Gladstone Gordon Thomas Wells born 2 December 1896 in St Marys, Tasmania and died 3 December 1982 in England. Gladstone married Dorothy Mary Cook.

Beatrice, Winifred & Gladstone Wells in 1898
Harry & Elizabeth Wells celebrate their 25th wedding anniversary on 8 November 1912

Harry Wells 25 November 1858 - 22 November 1935 and Elizabeth Wells 16 June 1862 - 19 October 1950. Buried at Cornelian Bay Cemetery, Hobart, Tasmania, Australia


Charles & Lizzie Wells

Charles William Wells born 8 April 1864 in Oxendon, Northamptonshire, England married Lizzie Maria Dodson.

Together they had 3 children:
Winifred Clara Wells married Ernest Charles Hayler and had a son, John Hayler.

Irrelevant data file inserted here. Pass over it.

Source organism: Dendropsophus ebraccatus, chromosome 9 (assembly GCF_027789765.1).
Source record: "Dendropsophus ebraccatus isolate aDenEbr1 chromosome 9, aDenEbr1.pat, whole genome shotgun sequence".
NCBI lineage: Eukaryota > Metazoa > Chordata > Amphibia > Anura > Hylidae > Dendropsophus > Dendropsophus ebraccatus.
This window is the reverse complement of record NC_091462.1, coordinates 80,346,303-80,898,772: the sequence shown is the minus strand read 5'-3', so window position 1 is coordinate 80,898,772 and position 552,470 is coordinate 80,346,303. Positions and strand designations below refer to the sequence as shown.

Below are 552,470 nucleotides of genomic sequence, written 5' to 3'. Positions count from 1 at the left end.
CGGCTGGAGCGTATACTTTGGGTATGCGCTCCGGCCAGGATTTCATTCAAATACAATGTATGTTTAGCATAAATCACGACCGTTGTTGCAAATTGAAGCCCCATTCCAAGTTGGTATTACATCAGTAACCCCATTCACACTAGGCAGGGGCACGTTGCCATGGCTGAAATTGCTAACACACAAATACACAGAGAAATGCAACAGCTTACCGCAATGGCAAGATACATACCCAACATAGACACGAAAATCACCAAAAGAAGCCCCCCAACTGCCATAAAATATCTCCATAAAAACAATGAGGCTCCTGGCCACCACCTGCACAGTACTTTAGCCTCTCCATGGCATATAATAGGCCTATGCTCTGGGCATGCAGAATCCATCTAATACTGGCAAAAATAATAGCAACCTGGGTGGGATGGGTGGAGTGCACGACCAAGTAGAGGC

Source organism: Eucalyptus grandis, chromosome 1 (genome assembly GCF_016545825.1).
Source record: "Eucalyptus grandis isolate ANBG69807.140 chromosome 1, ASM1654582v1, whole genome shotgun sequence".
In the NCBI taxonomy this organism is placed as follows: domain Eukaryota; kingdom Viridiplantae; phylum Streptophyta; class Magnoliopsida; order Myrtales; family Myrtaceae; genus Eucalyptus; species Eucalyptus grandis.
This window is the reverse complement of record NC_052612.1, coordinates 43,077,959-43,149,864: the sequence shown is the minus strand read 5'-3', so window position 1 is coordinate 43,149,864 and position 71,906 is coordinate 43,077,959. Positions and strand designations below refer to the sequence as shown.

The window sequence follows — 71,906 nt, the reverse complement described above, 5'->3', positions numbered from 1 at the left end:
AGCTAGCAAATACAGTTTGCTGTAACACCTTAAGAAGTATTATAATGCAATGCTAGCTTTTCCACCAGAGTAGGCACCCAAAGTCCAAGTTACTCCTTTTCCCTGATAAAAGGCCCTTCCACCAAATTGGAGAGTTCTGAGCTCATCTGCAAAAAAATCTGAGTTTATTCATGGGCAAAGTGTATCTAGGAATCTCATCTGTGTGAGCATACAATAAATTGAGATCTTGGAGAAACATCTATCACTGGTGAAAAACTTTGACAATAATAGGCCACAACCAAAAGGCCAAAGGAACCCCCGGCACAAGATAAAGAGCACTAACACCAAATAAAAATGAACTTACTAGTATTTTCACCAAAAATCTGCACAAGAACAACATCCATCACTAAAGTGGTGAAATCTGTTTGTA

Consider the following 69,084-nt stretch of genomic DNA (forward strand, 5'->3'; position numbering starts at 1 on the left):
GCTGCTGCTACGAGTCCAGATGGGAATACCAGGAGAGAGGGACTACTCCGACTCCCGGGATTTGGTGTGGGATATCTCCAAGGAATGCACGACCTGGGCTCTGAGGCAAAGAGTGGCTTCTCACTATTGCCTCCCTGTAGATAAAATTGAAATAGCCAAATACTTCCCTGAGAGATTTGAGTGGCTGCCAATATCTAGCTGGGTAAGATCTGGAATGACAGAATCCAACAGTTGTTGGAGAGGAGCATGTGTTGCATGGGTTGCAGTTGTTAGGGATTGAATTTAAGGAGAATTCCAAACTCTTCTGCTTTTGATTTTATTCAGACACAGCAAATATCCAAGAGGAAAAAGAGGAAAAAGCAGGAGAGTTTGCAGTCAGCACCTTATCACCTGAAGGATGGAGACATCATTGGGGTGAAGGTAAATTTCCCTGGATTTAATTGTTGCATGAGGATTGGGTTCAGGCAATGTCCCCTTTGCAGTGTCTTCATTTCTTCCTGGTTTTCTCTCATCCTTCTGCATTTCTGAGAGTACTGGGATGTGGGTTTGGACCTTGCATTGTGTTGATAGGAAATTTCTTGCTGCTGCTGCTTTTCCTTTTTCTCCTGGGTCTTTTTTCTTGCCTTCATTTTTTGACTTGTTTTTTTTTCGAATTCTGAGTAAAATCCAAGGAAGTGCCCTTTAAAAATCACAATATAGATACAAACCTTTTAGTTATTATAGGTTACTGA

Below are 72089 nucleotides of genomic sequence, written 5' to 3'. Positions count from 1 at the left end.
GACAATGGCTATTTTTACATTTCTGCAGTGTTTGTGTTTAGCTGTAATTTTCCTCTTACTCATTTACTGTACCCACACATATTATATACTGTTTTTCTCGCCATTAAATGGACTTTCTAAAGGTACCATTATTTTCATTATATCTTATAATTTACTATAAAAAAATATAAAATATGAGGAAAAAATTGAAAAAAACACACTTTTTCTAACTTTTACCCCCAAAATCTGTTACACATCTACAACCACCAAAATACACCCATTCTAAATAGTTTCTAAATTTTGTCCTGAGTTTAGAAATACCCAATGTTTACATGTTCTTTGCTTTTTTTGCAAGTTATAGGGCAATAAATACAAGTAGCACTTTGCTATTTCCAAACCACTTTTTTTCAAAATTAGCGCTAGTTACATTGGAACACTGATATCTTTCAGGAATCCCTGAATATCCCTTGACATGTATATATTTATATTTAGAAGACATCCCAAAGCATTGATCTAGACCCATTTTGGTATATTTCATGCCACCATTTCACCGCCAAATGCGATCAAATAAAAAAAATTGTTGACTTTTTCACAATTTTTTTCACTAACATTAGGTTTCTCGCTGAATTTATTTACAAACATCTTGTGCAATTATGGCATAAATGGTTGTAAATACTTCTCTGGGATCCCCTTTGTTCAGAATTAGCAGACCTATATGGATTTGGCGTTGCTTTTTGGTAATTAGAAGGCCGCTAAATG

Lillian Dora Mary Wells married Gilbert Henstock and had 2 children, Charles Frederick & Winifred Mary Henstock.
Herbert Charles Wells married Violet Nunn and had 4 children, Jean Elizabeth, Herbert John, Albert Charles and  Zena Margaret Wells.

Headstone for Charles & Lizzie Wells at Great Oxendon. Photo take 2007.

Ellen & Ernest Barker

Ellen Elizabeth Wells born 13 July 1869 married Ernest Barker. 
They had a son, Sydney Barker.

Extracts from Beatrice Macdougall’s 1958 diary, when she travelled to England with her sister Wyn Tregear.

27 June – 7 July 1958 – East Levant.
Entrained for Chichester, arriving at 12 noon.  Our cousin Wyn Hayler was at the station to meet us and we took a taxi for her home at East Levant.  It was strange to meet our first cousin - the daughter of our Father’s brother Charlie Wells for the first time.  We met Ernest Hayler the master of the house – a quiet man.  There was much chatter.
The house is very old, about 300 years.